Section 504 FAQ

Section 504 does not specifically define the term "substantial limitation." The basis for evaluating this criterion is the impact the impairment has on one or more of the student's major life activities. It is vital to understand that for a student to qualify for 504, the impairment must impose, to a "considerable" or "large degree," a limitation to one or more major life activities.
Language acquisition (ELL) is never a disability and cannot support a 504. ELL services do that. The exception would be if a speech/language pathologist diagnosed the child language-impaired even if he/she is ELL.
At least one member of the team, other than parent, takes on the responsibility of checking each accommodation in different educational settings and provides feedback to whomever is responsible for ensuring equal access.
Yes. This is a great idea. The 504 coordinator should also meet personally to go over the plan with each teacher. The best approach for organizing these meetings would be by grade level or subject area teams.
No. Every effort must be made to obtain parent/guardian consent. Home visits or phone conferences are recommended in these cases. In the case of a phone conference, the forms are sent home for signatures.
All team members should sign in sometime during the course of the meeting.

It is important that the team build consensus during both the eligibility and planning phases of the 504 process. When disagreements occur regarding student eligibility, the team should refer to the advice of the person on the team who has the most knowledge about the disability and its impact on the student at school. Once the eligibility is established, accommodations should be designed so that the classroom teacher(s) can implement them with fidelity while meeting the needs of the student.

Or does she/he need a diagnosis from a doctor?

No medical diagnosis is necessary; however, if the parent has doctor reports, then the team can request them. Attention issues don't automatically qualify a student for 504, but if the data presented at the eligibility meeting demonstrates that the attention issues consistently interfere with the child's access to education, the child may qualify.

The information below can be found on pages 8 and 9 of the TUSD 504 Information and Guidelines manual.

It is important that school and district personnel involved in identifying concerns initially engage in the Multi-Tier System of Support (MTSS) process for the individual student. MTSS is a system for efficient instruction; a method for evaluating the needs of all students and fostering positive student outcomes through carefully selected and implemented interventions. It may also be used to assist the school in identifying students who may require more intensive instructional services and or be eligible for a 504 plan. School based teams must be astute and aware of the rights of students with disabilities. 504 team meetings should be immediately convened when a student presents with a noticeable and/or documented disability. In these cases, the MTSS process must not delay the convening of the 504 process.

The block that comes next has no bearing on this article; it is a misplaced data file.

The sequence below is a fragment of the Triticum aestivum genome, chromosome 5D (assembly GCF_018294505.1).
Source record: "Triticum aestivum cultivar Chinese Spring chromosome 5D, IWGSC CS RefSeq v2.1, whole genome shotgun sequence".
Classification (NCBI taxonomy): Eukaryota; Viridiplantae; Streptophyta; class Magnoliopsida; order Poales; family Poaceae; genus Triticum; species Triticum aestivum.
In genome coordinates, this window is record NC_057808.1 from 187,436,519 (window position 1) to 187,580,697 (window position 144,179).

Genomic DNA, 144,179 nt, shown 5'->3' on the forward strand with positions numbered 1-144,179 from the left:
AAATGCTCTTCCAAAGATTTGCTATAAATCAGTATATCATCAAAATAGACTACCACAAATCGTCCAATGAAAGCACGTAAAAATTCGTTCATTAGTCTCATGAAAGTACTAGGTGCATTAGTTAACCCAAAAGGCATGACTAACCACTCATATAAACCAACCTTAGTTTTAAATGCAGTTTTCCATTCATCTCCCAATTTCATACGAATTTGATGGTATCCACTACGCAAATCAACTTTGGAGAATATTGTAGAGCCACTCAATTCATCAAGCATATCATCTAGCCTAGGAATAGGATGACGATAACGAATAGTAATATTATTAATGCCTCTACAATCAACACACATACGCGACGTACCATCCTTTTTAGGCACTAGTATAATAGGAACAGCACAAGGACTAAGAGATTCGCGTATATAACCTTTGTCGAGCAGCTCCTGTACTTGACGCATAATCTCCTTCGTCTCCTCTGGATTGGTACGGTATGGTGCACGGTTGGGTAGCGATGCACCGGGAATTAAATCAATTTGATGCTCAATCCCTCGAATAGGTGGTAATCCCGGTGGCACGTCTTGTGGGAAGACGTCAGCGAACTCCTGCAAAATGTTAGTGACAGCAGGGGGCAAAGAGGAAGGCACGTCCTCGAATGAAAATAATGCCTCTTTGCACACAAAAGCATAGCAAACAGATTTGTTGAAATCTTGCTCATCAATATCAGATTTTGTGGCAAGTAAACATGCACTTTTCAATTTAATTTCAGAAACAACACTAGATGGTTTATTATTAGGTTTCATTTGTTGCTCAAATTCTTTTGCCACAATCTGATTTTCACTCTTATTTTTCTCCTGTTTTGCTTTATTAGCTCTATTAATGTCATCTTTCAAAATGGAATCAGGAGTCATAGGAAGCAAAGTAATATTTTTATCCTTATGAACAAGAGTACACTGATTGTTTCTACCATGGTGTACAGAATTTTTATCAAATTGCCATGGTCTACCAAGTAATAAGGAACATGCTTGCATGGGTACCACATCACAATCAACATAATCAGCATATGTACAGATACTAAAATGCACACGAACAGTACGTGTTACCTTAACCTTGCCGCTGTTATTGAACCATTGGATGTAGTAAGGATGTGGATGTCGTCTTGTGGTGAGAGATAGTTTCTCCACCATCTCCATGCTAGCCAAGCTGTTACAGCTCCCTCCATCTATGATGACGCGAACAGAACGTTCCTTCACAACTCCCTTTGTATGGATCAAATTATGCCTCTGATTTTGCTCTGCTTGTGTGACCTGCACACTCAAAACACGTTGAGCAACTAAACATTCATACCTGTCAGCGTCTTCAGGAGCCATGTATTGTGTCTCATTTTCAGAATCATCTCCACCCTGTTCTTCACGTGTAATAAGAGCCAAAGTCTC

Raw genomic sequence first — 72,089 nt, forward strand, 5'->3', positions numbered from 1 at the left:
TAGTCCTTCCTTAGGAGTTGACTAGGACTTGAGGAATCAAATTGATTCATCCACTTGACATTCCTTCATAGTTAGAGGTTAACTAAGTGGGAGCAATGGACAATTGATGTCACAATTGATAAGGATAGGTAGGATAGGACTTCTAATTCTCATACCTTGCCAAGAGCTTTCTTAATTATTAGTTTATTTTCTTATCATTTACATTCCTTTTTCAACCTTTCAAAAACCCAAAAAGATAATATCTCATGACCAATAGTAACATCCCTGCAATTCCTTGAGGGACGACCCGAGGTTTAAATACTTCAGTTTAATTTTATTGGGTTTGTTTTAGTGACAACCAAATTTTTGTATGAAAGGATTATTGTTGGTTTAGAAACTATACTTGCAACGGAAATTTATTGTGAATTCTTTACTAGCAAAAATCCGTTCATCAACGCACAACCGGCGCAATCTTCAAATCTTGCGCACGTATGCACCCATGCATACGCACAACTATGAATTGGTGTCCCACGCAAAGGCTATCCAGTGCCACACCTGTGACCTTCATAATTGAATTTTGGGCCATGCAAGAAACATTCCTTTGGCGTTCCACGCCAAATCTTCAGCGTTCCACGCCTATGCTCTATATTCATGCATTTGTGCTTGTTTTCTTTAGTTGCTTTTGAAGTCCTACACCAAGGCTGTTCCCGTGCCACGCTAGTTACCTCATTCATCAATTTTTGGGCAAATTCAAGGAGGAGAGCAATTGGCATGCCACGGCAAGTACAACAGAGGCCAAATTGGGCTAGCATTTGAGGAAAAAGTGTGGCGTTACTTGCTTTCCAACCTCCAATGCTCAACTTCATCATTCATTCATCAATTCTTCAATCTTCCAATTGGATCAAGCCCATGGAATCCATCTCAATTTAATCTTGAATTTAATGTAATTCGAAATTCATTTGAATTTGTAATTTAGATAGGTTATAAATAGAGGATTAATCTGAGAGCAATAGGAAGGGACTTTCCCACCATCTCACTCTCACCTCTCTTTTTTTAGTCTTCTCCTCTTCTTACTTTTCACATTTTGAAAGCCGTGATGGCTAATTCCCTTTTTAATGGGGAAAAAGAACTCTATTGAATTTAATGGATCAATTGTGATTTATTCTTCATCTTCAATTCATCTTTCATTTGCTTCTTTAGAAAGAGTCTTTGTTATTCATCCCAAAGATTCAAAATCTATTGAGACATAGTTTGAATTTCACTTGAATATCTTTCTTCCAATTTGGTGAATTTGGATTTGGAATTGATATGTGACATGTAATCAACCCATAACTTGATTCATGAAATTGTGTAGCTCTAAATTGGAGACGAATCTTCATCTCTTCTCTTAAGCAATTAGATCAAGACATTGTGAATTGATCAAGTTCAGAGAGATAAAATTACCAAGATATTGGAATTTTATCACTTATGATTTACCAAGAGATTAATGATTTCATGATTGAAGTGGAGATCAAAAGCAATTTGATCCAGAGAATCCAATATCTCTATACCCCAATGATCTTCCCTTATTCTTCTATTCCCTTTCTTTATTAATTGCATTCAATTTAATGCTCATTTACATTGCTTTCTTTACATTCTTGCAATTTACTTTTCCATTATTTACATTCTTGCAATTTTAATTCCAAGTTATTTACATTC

The information below can be found on page 9 of the TUSD 504 Information and Guidelines manual.

Under Section 504, schools have a responsibility to conduct evaluations of students whom they suspect are disabled and potentially in need of accommodations. The school-based 504 team should include people knowledgeable about the student, the meaning of the evaluation data, and the placement options. The team members must determine if they have enough information to make a knowledgeable decision as to whether or not the student has a disability. The team is required to review and examine a variety of sources in the evaluation process so that the possibility of error is minimized.
Staff development is essential to supporting teachers with effective classroom management strategies and targeted behavior interventions. Encourage conversations about decision making to include the expert advice of staff/faculty members who have a proven record of being successful in coaching and shaping the behavior of students exhibiting challenging behavior. PBIS, data collection, behavior contracts and the strategies listed below might also be useful.
  • Post classroom rules and review with students on a regular basis.
  • Create effective behavior modification plans.
  • Work collaboratively with parents to ensure that the behavioral interventions used at home and at school are monitored closely.
  • Stay consistent in setting behavioral expectations and following through on reinforcements/consequences.
  • Create a behavior contract for the child.